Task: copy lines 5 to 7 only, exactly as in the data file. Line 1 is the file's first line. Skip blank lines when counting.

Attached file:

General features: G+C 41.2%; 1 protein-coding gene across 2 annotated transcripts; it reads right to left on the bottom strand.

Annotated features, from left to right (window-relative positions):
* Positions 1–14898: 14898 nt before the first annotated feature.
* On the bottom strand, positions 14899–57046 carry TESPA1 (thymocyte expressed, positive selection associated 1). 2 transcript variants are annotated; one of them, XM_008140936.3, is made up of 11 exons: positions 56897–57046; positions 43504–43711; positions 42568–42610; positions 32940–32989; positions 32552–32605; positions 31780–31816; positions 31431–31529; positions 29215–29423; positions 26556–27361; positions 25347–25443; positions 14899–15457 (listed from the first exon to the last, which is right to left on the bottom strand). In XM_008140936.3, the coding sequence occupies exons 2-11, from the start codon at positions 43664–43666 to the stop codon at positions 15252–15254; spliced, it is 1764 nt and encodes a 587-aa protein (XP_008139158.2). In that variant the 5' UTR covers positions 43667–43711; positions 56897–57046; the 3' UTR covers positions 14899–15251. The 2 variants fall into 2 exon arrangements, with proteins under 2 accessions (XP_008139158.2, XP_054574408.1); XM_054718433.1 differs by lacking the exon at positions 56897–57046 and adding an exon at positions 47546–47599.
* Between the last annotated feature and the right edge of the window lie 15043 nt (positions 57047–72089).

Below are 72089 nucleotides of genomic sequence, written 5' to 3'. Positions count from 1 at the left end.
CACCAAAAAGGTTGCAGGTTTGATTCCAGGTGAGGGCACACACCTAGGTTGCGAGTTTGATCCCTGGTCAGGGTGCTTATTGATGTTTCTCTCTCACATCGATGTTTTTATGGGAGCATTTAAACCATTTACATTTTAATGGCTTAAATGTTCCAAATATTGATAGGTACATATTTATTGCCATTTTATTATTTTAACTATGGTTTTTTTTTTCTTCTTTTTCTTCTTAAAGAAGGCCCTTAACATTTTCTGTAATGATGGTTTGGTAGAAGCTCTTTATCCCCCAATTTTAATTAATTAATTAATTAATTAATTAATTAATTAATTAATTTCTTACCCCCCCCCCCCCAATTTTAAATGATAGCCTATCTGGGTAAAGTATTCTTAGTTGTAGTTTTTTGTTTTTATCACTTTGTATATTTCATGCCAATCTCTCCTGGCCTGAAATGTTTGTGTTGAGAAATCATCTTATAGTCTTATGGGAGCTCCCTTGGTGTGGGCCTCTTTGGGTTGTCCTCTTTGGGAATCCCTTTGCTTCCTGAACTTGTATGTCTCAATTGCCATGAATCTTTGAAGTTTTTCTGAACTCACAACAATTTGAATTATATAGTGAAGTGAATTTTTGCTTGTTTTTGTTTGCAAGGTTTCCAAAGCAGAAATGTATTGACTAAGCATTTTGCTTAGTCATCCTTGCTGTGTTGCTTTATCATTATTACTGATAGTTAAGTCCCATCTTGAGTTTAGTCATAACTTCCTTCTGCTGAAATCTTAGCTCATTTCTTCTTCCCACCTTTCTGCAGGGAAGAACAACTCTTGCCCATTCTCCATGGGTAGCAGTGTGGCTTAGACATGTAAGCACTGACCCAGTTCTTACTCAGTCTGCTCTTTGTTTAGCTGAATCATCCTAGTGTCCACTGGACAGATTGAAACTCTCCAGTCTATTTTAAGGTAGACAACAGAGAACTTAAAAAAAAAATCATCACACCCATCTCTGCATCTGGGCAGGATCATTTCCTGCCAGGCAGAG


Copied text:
* Between the last annotated feature and the right edge of the window lie 15043 nt (positions 57047–72089).

Below are 72089 nucleotides of genomic sequence, written 5' to 3'. Positions count from 1 at the left end.
CACCAAAAAGGTTGCAGGTTTGATTCCAGGTGAGGGCACACACCTAGGTTGCGAGTTTGATCCCTGGTCAGGGTGCTTATTGATGTTTCTCTCTCACATCGATGTTTTTATGGGAGCATTTAAACCATTTACATTTTAATGGCTTAAATGTTCCAAATATTGATAGGTACATATTTATTGCCATTTTATTATTTTAACTATGGTTTTTTTTTTCTTCTTTTTCTTCTTAAAGAAGGCCCTTAACATTTTCTGTAATGATGGTTTGGTAGAAGCTCTTTATCCCCCAATTTTAATTAATTAATTAATTAATTAATTAATTAATTAATTAATTTCTTACCCCCCCCCCCCCAATTTTAAATGATAGCCTATCTGGGTAAAGTATTCTTAGTTGTAGTTTTTTGTTTTTATCACTTTGTATATTTCATGCCAATCTCTCCTGGCCTGAAATGTTTGTGTTGAGAAATCATCTTATAGTCTTATGGGAGCTCCCTTGGTGTGGGCCTCTTTGGGTTGTCCTCTTTGGGAATCCCTTTGCTTCCTGAACTTGTATGTCTCAATTGCCATGAATCTTTGAAGTTTTTCTGAACTCACAACAATTTGAATTATATAGTGAAGTGAATTTTTGCTTGTTTTTGTTTGCAAGGTTTCCAAAGCAGAAATGTATTGACTAAGCATTTTGCTTAGTCATCCTTGCTGTGTTGCTTTATCATTATTACTGATAGTTAAGTCCCATCTTGAGTTTAGTCATAACTTCCTTCTGCTGAAATCTTAGCTCATTTCTTCTTCCCACCTTTCTGCAGGGAAGAACAACTCTTGCCCATTCTCCATGGGTAGCAGTGTGGCTTAGACATGTAAGCACTGACCCAGTTCTTACTCAGTCTGCTCTTTGTTTAGCTGAATCATCCTAGTGTCCACTGGACAGATTGAAACTCTCCAGTCTATTTTAAGGTAGACAACAGAGAACTTAAAAAAAAAATCATCACACCCATCTCTGCATCTGGGCAGGATCATTTCCTGCCAGGCAGAG